in what way does mrs Moore's departure from India add to Forsters representation of the complexity of her experiences in India?
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Another event of unfortunate ambiguity occurs in this chapter, as Lady Mellanby uses her influence to ensure that Mrs. Moore leaves Chandrapore. Although Forster portrays this as a kind and considerate act in the part of Lady Mellanby, it is the ladies of Chandrapore who make the request to secure Mrs. Moore passage out of India. This fits with the possible interpretation that Ronny forces Mrs. Moore to leave so that she cannot defend Aziz's innocence, a portrayal of the situation that contains a modicum of truth but is nevertheless a grave misrepresentation.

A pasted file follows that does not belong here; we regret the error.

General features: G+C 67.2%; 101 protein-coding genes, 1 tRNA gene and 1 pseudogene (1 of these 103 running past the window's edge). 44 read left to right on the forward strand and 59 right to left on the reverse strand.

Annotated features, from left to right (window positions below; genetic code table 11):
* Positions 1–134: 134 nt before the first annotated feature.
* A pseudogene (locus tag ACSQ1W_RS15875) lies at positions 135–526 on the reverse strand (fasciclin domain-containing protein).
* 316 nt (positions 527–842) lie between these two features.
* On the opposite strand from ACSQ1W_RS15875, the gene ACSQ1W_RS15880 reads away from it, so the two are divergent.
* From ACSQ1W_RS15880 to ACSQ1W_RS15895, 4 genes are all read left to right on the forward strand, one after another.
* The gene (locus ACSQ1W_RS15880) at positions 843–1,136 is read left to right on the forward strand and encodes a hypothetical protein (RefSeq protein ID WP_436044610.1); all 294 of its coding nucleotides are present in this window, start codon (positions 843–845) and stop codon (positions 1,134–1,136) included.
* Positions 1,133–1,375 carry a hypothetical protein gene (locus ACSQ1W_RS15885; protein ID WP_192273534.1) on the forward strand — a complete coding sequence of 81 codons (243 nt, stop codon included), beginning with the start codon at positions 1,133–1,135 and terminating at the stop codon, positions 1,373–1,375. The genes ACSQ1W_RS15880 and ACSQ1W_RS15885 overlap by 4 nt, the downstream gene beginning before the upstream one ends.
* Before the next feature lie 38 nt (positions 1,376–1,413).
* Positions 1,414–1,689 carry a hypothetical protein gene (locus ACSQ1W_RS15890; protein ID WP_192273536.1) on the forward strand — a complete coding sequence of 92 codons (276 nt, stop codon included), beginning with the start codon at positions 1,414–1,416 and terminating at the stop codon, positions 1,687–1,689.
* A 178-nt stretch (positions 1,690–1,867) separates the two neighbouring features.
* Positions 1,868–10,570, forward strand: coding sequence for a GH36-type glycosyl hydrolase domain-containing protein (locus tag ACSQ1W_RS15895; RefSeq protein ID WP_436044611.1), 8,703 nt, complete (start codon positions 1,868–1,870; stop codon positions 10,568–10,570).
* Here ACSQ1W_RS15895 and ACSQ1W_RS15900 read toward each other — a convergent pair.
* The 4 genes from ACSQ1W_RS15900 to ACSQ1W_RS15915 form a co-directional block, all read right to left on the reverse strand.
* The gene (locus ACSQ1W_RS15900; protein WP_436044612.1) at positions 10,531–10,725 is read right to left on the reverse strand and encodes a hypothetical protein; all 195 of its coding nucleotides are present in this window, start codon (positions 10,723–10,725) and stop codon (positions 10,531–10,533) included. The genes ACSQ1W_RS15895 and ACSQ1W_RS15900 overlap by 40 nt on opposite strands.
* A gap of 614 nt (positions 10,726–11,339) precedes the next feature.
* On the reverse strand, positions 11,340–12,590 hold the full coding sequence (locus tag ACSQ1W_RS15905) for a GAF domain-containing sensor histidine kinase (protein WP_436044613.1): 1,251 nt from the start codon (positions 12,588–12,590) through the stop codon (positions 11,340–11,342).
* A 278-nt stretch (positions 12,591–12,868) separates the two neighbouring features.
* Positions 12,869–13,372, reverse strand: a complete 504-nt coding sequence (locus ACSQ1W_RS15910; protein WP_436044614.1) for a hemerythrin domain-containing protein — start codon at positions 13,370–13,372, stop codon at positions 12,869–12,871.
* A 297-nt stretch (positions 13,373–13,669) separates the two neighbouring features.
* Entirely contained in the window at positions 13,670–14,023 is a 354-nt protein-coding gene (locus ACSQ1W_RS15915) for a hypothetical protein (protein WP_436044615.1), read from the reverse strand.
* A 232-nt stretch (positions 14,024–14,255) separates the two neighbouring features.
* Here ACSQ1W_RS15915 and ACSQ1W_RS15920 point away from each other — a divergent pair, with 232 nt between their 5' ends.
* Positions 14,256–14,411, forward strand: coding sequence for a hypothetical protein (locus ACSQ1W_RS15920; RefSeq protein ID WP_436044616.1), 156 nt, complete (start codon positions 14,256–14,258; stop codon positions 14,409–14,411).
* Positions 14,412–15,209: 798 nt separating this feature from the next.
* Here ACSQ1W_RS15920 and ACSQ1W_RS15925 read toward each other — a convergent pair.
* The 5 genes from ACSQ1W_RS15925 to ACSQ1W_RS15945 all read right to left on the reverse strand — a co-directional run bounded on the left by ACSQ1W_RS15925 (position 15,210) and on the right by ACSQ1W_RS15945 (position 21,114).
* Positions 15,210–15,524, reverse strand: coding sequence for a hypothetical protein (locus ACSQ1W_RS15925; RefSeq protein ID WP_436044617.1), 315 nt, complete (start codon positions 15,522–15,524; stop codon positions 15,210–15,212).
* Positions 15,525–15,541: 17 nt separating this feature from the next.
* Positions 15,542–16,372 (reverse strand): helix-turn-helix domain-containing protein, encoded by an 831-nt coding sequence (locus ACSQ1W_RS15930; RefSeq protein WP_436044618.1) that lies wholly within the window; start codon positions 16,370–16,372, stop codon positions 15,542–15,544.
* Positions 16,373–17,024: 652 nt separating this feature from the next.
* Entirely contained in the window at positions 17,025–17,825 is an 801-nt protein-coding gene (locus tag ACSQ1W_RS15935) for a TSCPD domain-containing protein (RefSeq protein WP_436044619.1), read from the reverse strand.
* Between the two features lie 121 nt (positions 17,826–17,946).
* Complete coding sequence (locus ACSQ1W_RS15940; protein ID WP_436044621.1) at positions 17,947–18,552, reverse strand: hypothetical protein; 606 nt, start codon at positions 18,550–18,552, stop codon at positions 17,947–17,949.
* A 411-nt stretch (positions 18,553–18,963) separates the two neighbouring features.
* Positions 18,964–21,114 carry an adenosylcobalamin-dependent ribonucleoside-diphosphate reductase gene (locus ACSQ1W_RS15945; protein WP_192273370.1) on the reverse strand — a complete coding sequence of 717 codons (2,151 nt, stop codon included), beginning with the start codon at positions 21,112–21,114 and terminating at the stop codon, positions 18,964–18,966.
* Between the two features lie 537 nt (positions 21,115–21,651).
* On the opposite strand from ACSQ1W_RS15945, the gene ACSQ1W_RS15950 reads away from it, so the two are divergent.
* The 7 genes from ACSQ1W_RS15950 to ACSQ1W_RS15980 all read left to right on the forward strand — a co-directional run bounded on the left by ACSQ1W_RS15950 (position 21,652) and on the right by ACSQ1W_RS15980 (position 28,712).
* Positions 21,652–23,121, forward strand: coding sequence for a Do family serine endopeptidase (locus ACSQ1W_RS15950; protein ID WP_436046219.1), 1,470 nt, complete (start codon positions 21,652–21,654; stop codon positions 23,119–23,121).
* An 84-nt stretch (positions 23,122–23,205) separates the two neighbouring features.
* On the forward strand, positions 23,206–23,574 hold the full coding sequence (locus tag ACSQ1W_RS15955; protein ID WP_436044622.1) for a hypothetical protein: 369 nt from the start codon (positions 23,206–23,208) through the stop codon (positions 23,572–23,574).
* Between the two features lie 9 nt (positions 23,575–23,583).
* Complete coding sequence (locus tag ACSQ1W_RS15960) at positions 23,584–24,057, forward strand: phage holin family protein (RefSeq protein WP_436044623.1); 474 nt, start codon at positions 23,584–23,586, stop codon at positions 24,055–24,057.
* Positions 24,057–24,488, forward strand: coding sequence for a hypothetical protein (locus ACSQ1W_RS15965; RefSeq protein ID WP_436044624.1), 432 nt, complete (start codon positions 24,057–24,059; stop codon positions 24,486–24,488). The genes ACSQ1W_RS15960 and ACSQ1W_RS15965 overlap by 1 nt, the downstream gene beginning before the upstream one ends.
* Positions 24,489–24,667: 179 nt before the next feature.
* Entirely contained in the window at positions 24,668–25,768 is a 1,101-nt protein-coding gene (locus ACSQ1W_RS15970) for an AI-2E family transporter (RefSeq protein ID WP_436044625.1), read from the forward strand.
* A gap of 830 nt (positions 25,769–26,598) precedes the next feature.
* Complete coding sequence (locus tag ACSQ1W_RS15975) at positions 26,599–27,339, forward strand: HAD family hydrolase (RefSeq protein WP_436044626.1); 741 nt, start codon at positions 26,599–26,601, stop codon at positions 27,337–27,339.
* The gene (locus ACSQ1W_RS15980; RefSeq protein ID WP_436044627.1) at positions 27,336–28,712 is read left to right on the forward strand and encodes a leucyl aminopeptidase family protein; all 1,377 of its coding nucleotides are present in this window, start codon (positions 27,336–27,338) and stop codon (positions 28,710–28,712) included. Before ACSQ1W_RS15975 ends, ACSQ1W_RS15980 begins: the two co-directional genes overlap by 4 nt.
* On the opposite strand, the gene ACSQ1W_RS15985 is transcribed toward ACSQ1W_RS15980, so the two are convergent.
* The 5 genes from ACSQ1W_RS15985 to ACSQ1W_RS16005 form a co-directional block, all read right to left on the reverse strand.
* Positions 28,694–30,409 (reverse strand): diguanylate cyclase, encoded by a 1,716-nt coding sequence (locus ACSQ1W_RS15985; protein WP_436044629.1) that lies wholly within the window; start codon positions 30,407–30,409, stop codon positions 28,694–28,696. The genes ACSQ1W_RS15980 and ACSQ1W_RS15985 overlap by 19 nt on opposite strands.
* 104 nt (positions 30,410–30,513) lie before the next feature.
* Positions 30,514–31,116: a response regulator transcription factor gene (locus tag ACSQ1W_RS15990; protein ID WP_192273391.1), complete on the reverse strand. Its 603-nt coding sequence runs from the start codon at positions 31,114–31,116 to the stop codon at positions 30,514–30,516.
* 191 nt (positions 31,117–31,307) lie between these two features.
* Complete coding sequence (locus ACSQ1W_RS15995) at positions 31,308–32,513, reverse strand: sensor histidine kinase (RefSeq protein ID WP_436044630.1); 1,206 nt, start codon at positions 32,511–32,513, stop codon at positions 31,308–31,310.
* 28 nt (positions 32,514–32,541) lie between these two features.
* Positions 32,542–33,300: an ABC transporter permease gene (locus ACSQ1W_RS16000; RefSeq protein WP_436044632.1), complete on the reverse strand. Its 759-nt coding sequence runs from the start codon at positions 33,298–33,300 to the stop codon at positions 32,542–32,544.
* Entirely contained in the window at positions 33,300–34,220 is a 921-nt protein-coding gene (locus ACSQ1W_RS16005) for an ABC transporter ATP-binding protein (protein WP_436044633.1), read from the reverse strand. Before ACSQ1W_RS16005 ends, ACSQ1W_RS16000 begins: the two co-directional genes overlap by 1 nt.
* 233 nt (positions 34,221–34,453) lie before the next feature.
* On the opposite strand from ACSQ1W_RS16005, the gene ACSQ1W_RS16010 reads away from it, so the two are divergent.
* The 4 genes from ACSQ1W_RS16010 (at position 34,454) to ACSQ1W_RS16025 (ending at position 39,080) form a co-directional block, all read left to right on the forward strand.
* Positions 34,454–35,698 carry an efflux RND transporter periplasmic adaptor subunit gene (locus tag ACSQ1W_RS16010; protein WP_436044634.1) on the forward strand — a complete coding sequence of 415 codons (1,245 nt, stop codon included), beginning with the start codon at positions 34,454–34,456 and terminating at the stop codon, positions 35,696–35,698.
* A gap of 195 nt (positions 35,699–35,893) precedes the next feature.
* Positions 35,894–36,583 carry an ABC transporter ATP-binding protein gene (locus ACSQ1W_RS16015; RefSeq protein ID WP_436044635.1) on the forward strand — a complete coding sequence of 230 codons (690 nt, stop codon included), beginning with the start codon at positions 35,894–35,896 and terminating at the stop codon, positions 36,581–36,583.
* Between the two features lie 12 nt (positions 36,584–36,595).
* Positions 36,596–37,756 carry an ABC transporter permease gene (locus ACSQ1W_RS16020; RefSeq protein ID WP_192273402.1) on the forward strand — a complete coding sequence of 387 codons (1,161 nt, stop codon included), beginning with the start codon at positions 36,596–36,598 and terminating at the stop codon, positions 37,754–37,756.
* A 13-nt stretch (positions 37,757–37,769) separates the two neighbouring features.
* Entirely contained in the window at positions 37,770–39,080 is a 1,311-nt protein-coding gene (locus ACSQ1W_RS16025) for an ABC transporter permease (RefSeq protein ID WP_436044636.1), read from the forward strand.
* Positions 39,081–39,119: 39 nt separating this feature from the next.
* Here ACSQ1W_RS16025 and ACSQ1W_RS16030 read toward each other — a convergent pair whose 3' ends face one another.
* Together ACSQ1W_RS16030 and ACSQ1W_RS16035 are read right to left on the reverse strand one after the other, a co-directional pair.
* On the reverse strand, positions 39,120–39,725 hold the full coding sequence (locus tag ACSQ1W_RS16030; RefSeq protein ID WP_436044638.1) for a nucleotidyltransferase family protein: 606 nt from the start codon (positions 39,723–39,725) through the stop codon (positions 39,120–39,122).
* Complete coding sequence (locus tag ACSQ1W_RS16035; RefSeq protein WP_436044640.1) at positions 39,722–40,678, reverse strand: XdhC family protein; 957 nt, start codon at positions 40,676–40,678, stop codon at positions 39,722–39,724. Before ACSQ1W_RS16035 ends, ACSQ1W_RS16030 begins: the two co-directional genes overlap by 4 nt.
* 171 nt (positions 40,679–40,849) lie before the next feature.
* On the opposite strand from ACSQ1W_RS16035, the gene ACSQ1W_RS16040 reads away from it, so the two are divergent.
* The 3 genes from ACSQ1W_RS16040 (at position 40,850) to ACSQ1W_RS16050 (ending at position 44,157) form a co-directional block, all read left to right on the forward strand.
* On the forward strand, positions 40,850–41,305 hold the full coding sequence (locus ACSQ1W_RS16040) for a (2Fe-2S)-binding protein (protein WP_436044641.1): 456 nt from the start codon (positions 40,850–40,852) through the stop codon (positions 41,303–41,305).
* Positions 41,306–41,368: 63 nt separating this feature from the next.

Mrs. Moore leaves India without the tender Christian spirit with which she entered Chandrapore. Although she is no less noble than before, Mrs. Moore no longer has faith in the stability of the universe, finding it vast and uncomforting. The echo in the Marabar Caves proves the pivotal event for Mrs. Moore, a reminder of the emptiness that surrounds her. While her son and the others in Chandrapore inflate the events of the Marabar Caves to absurd proportions, only Mrs. Moore sees her circumstances as pitifully small and unimportant.